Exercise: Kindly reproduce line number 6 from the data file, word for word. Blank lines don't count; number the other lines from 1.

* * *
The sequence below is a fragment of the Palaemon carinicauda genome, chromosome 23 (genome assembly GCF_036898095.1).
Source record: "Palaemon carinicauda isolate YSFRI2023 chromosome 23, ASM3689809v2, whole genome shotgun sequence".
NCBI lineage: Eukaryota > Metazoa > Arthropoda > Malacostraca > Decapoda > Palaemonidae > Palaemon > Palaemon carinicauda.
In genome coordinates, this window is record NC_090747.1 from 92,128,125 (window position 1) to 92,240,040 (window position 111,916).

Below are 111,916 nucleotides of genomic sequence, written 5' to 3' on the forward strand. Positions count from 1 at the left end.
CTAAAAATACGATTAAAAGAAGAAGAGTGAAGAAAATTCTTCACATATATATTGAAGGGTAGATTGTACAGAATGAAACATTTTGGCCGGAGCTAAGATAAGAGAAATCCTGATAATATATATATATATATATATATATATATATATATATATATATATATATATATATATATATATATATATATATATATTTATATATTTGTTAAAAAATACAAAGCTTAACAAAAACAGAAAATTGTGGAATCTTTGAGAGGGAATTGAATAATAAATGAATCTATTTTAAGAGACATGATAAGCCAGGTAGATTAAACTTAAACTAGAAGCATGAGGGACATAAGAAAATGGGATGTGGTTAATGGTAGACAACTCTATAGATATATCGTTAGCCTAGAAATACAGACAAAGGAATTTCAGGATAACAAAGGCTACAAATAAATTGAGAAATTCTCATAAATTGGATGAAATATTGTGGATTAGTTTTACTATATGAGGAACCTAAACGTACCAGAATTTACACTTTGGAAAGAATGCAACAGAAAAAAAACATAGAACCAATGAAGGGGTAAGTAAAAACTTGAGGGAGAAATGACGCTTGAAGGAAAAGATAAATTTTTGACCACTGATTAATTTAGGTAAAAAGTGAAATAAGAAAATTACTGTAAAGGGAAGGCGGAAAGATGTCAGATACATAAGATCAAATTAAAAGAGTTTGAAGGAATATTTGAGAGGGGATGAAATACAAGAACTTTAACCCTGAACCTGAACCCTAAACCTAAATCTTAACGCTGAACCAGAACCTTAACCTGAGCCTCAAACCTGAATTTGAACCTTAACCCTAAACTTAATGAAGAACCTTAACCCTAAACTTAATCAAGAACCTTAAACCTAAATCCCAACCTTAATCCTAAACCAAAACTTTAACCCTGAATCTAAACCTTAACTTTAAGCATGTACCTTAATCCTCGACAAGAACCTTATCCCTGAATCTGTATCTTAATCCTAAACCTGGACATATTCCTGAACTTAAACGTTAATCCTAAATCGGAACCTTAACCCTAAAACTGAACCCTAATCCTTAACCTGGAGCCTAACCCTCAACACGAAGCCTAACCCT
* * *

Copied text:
CTAAAAATACGATTAAAAGAAGAAGAGTGAAGAAAATTCTTCACATATATATTGAAGGGTAGATTGTACAGAATGAAACATTTTGGCCGGAGCTAAGATAAGAGAAATCCTGATAATATATATATATATATATATATATATATATATATATATATATATATATATATATATATATATATATATATATATATTTATATATTTGTTAAAAAATACAAAGCTTAACAAAAACAGAAAATTGTGGAATCTTTGAGAGGGAATTGAATAATAAATGAATCTATTTTAAGAGACATGATAAGCCAGGTAGATTAAACTTAAACTAGAAGCATGAGGGACATAAGAAAATGGGATGTGGTTAATGGTAGACAACTCTATAGATATATCGTTAGCCTAGAAATACAGACAAAGGAATTTCAGGATAACAAAGGCTACAAATAAATTGAGAAATTCTCATAAATTGGATGAAATATTGTGGATTAGTTTTACTATATGAGGAACCTAAACGTACCAGAATTTACACTTTGGAAAGAATGCAACAGAAAAAAAACATAGAACCAATGAAGGGGTAAGTAAAAACTTGAGGGAGAAATGACGCTTGAAGGAAAAGATAAATTTTTGACCACTGATTAATTTAGGTAAAAAGTGAAATAAGAAAATTACTGTAAAGGGAAGGCGGAAAGATGTCAGATACATAAGATCAAATTAAAAGAGTTTGAAGGAATATTTGAGAGGGGATGAAATACAAGAACTTTAACCCTGAACCTGAACCCTAAACCTAAATCTTAACGCTGAACCAGAACCTTAACCTGAGCCTCAAACCTGAATTTGAACCTTAACCCTAAACTTAATGAAGAACCTTAACCCTAAACTTAATCAAGAACCTTAAACCTAAATCCCAACCTTAATCCTAAACCAAAACTTTAACCCTGAATCTAAACCTTAACTTTAAGCATGTACCTTAATCCTCGACAAGAACCTTATCCCTGAATCTGTATCTTAATCCTAAACCTGGACATATTCCTGAACTTAAACGTTAATCCTAAATCGGAACCTTAACCCTAAAACTGAACCCTAATCCTTAACCTGGAGCCTAACCCTCAACACGAAGCCTAACCCT